Custodial Account

Maylay33
  |     |   2 posts since 2019

I have had a check sent to me that is made out to my mother and me Cust GIFT act. I am no longer a minor. Is there any way for me to cash this check?



Answers
CuriousDave
  |     |   36 posts since 2018
Probably not, based on who the named payee is.
Although her guardianship has terminated because you have reached majority age, the most practical solution, assuming you and your mother are at least on speaking terms, is to give her the check to deposit and then write you a check in the same amount. If she refuses, you will need to contact the issuer, explain your situation, and ask whether you can void the check, return it to the issuer, and have the issuer send you a new check naming you personally as payee. The issuer will probably ask you to provide proof of age for this purpose.
Maylay33
  |     |   2 posts since 2019
We went to the issuing bank and they said even with her there they would not cash the check. Issuer can not rewrite the check either. Over 10,000 dollars and we can't do anything with it!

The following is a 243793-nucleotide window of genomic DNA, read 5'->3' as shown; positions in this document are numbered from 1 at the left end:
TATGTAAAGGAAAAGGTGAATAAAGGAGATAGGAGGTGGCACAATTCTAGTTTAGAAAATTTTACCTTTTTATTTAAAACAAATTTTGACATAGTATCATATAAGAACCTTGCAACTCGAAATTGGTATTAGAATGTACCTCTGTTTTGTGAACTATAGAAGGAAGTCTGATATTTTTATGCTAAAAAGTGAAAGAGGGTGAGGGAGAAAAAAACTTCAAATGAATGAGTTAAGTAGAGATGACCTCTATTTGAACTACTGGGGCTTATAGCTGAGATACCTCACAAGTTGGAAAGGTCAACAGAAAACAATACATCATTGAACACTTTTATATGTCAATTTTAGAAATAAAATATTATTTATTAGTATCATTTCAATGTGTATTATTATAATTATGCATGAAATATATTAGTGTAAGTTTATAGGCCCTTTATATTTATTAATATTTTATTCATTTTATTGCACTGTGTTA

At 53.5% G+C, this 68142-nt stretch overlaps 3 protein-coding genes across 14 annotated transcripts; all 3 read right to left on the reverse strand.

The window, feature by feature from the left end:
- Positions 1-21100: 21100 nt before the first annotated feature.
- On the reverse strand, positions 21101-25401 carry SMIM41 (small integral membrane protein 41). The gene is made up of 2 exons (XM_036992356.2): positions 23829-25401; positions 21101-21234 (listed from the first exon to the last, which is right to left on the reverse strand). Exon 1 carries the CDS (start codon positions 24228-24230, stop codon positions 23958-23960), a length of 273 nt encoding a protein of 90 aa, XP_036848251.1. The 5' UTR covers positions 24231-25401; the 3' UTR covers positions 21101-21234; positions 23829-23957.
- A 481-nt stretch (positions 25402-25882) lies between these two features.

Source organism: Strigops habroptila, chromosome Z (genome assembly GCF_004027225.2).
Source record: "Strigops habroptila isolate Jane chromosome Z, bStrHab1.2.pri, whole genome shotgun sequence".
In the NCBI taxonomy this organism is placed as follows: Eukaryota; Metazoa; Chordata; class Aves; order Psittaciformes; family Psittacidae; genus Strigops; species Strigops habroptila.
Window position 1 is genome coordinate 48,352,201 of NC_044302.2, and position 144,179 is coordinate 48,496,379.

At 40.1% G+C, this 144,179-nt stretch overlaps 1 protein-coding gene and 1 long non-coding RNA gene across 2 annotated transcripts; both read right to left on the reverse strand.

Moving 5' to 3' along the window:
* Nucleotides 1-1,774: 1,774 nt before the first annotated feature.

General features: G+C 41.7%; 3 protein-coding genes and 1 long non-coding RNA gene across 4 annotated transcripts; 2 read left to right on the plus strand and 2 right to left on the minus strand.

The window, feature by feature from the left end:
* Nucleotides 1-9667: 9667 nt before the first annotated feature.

deplorable_1
  |     |   135 posts since 2020
That's just nonsense. If you both signed the back of the check you should be good to go. In fact by law any money in a custodial account actually belongs to the child and not the custodian from the day of deposit. At least that's how the IRS looks at it. The custodian only has control of the money up to age 18-24 depending on your state laws, full time student etc.
Go to the bank that issued the check and have them issue it directly to you. They can't just take away $10,000 and say tough luck.
CuriousDave
  |     |   36 posts since 2018
Tax rules dictate who pays tax on what but do not dictate who legally owns funds in a bank account, which is a matter of federal banking law (assuming the bank in question is registered in the federal banking system).The question was not entirely clear about which state's gifts to minors act applies, and that can make a difference because as a general rule, upon the child attaining majority age the account automatically becomes owned by the child alone and the custodianship ends, but under some other state arrangements it may terminate later if that is made part of the custodianship (in Florida, for instance, it can be made to terminate at age 25 even through the child attains majority sooner).
If Malay33 can provide a notarized copy of the custodianship paperwork he/she can try taking that to the bank together with proof of ID and age as the bank may not have the original handy so it can be sure Malay33 is entitled to be paid.
MrchntDeth
  |     |   1 posts since 2016
The "advice" given by Malay33 is absolutely incorrect.

There are actually a few ways of handling this:

1. You could have your mother "endorse" the back of the check as follows:
[mom's signature], "Cust. for 'Curious Dave'"

or